Myspace Repost: Meaning?

Hambydammit
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Myspace Repost: Meaning?

Reposted from my Myspace blog. Originally written November 4, 2007:

 

What is Meaning?

Time to vent a little. I'm officially tired of the question, "But, if there is no god, what meaning does your life have?"
First thing to notice is that this question, ironically, is meaningless. Why? In order to have meaning, all the words in the question must be sufficiently defined. In this question, "meaning" literally has no meaning. I'll explain.
Meaning must have a referrent. When we say a word means something, we are saying that it refers to an object, a concept or an action. Likewise, the word "meaning" must refer to something. So, when a theist asks, "Without god, what meaning does your life have?" we can ask the simple question, "meaning with regard to what?"
{edit: to be more precise, trying to define "meaning" as not being tied to a goal or purpose leaves us with a nonsense word. Even theists will have to admit this, as the so-called "higher meaning" has God's purpose, or spiritual purpose as its referent.}
Clearly, an atheist's life has no meaning with regard to god. It also has no meaning with regard to unicorns, celestial teapots, and dead people speaking through images of Elvis that magically appeared on a stale piece of toast. Even so, is it possible that theists do have meaning that we atheists don't? Let's examine this for a bit, shall we?
Suppose we're talking about how we interact with our fellow man. I've gone over this a number of times, but to summarize, there is not one moral action which cannot be justified through the use of naturalism and logic. Any act that is deemed moral is deemed moral for a natural reason. While there might be disagreement over whether or not an action actually is morally good, there can be no disagreement on the fact that people have a reason for believing something to be good or bad. Morality is based on empiricism. Furthermore, there's a good argument to be made that morality is a means, not an end, and does not give us meaning in and of itself.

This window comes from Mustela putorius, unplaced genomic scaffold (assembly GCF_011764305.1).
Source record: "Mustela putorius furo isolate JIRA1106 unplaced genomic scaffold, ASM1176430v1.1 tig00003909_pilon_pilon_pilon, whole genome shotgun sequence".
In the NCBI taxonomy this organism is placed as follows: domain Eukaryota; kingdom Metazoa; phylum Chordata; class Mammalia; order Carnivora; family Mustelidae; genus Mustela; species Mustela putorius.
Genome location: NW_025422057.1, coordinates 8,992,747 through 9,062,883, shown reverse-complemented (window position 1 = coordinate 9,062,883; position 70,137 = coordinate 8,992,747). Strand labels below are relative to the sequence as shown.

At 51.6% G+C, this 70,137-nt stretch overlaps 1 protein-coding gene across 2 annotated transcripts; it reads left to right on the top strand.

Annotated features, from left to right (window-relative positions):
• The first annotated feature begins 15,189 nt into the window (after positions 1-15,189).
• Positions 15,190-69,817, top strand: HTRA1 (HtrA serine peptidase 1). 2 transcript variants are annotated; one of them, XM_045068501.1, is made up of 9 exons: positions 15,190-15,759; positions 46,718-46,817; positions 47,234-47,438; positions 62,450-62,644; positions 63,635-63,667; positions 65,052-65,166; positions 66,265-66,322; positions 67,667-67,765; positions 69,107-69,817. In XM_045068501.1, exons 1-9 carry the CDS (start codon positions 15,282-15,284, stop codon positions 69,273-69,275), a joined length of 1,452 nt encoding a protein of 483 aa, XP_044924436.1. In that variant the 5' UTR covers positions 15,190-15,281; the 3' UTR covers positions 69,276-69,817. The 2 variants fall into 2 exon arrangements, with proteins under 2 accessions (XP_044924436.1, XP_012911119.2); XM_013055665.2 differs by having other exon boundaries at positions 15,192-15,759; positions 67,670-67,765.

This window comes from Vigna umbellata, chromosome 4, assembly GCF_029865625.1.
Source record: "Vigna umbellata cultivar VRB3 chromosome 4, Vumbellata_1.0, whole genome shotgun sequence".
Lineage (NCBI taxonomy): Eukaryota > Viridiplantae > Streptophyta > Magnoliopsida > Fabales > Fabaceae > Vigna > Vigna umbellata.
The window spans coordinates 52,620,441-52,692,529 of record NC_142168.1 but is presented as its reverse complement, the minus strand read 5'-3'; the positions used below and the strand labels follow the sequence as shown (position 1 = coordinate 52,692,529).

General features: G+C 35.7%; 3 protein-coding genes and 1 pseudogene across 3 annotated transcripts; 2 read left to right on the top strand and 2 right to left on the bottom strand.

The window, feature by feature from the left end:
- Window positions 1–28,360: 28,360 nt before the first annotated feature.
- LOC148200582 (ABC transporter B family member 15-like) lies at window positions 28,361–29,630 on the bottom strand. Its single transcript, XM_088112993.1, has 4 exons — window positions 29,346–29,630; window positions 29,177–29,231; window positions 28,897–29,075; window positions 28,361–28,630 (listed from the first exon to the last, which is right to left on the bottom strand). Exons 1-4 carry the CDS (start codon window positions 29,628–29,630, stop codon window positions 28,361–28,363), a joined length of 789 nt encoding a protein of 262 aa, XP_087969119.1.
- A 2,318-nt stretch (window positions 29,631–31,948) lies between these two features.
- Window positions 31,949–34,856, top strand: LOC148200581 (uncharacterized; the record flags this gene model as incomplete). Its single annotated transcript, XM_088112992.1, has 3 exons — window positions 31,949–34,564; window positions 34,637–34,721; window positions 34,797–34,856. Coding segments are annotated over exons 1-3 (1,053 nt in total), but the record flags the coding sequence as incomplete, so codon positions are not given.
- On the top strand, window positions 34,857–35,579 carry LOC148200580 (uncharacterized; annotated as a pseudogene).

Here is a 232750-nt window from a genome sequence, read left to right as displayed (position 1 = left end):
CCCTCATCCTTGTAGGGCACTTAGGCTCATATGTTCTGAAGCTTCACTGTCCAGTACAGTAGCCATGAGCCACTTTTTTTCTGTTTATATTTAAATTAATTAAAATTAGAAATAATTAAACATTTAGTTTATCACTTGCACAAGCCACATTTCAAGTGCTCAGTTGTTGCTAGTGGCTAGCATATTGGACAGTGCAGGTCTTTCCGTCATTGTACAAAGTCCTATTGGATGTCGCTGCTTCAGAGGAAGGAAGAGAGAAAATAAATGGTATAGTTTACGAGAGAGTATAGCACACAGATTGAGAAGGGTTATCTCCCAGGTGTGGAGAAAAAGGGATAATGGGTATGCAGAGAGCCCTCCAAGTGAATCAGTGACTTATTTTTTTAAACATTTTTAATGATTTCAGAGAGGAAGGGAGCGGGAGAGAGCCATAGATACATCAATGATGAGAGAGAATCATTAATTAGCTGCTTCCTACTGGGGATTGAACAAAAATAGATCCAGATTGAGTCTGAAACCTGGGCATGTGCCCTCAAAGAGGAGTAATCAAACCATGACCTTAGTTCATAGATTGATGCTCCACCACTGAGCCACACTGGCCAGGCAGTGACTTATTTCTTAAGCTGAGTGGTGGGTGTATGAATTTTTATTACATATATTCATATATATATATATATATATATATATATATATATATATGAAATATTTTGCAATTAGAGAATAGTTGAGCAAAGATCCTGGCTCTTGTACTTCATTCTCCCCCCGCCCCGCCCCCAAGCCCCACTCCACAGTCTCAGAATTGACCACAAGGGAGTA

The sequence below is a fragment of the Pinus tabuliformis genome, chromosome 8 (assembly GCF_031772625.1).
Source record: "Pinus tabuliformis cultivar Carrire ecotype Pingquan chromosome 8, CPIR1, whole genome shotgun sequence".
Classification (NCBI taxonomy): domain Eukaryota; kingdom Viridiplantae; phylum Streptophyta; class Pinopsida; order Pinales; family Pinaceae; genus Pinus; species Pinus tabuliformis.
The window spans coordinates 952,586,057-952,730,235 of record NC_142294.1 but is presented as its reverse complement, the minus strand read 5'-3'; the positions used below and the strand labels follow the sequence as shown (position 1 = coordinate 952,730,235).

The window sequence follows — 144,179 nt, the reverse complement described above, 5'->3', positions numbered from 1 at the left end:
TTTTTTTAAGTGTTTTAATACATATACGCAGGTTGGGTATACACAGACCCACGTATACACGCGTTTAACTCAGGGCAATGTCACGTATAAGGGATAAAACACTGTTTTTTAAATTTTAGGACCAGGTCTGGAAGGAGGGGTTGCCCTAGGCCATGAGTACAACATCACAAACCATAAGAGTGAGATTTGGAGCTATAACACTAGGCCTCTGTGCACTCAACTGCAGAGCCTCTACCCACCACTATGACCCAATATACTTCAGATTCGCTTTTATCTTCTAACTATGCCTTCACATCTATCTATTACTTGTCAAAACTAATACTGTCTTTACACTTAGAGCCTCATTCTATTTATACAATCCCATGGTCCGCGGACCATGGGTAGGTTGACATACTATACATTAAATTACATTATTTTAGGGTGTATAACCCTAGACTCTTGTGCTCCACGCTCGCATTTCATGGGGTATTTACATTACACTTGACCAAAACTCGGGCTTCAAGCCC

What does that leave us? Most of us have something we want to accomplish, right? Maybe it's as simple as living to be seventy. Maybe it's being successful monetarily. Maybe it's finding love. If we get down to it, pretty much everybody can think of dozens, maybe hundreds of things that they want in the future. These are goals that give our lives purpose. We can nitpick about whether a person has good goals or not, but only if we think it meaningful.
Now, we get into the really tough question. Christians will say their purpose is to help other people get into heaven. While this would be admirable if there was a heaven, it leads us to a rather sticky question. Are all meanings equal? In other words, if you find meaning by believing that you can channel your chi through quartz crystals and make Keith Moon's ghost appear in your Christmas Snow Globe, who am I to poo-poo your meaning? After all, it makes you happy, right?
Well, on a certain level, I suppose that's true. It's not really my business to get in someone's way if they like knitting booties for fairies, but there's a larger question. It's just not as simple as all that. Think for a second about everyone you've ever known, and see if you can identify the following people:

1) You know, I ought to be happy. I have a good job, a good spouse, a nice house, and a good car. The thing is, I feel empty. There's something missing from my life.

2) Yeah, I had the life I was supposed to have. I was married, good job, all that jazz, but it just wasn't for me. Now that I'm (insert out of the ordinary activity here), I don't have two pennies to rub together, but I'm doing what I love, and I'm happy. It's not for everybody, but it's what I needed to do.